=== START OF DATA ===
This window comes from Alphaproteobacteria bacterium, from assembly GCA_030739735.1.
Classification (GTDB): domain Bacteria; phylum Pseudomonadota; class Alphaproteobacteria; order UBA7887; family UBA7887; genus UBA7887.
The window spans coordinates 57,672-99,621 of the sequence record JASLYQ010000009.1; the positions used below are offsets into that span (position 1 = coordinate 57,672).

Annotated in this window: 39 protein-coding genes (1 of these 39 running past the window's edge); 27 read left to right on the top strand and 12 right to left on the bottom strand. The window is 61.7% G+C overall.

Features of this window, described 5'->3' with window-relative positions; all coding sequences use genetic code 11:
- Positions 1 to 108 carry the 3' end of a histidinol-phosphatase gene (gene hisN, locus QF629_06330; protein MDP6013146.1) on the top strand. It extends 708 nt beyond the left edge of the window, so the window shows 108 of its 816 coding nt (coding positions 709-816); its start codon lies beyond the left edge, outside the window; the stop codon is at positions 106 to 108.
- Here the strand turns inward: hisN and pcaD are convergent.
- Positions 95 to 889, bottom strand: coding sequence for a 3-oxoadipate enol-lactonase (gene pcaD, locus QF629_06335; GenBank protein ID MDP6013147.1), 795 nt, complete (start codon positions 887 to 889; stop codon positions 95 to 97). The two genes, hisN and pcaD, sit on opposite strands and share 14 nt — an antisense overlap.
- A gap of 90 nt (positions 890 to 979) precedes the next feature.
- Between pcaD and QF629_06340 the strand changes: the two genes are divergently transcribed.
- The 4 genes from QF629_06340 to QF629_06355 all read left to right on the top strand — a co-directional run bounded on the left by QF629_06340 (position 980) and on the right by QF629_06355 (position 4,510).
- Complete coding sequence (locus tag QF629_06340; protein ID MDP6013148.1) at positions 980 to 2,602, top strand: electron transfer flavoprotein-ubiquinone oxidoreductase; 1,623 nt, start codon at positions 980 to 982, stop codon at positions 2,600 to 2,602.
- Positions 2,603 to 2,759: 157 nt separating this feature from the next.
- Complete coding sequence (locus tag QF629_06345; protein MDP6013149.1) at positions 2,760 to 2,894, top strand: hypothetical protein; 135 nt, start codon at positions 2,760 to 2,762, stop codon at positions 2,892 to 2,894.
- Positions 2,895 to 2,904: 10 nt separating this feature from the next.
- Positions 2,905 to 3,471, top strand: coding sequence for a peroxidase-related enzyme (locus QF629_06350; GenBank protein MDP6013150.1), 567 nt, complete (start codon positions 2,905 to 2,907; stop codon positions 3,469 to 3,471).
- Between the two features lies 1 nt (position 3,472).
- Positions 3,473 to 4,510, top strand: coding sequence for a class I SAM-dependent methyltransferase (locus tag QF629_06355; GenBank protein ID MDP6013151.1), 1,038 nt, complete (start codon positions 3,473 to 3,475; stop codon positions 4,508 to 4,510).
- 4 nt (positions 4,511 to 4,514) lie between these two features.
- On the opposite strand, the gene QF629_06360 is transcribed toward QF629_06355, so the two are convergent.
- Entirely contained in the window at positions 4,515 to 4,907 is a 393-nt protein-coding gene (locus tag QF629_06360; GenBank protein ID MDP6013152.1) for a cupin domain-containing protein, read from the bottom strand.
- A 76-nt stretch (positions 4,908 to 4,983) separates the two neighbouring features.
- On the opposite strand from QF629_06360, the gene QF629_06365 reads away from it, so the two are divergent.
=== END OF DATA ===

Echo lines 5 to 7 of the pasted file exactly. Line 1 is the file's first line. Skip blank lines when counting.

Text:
Features of this window, described 5'->3' with window-relative positions; all coding sequences use genetic code 11:
- Positions 1 to 108 carry the 3' end of a histidinol-phosphatase gene (gene hisN, locus QF629_06330; protein MDP6013146.1) on the top strand. It extends 708 nt beyond the left edge of the window, so the window shows 108 of its 816 coding nt (coding positions 709-816); its start codon lies beyond the left edge, outside the window; the stop codon is at positions 106 to 108.
- Here the strand turns inward: hisN and pcaD are convergent.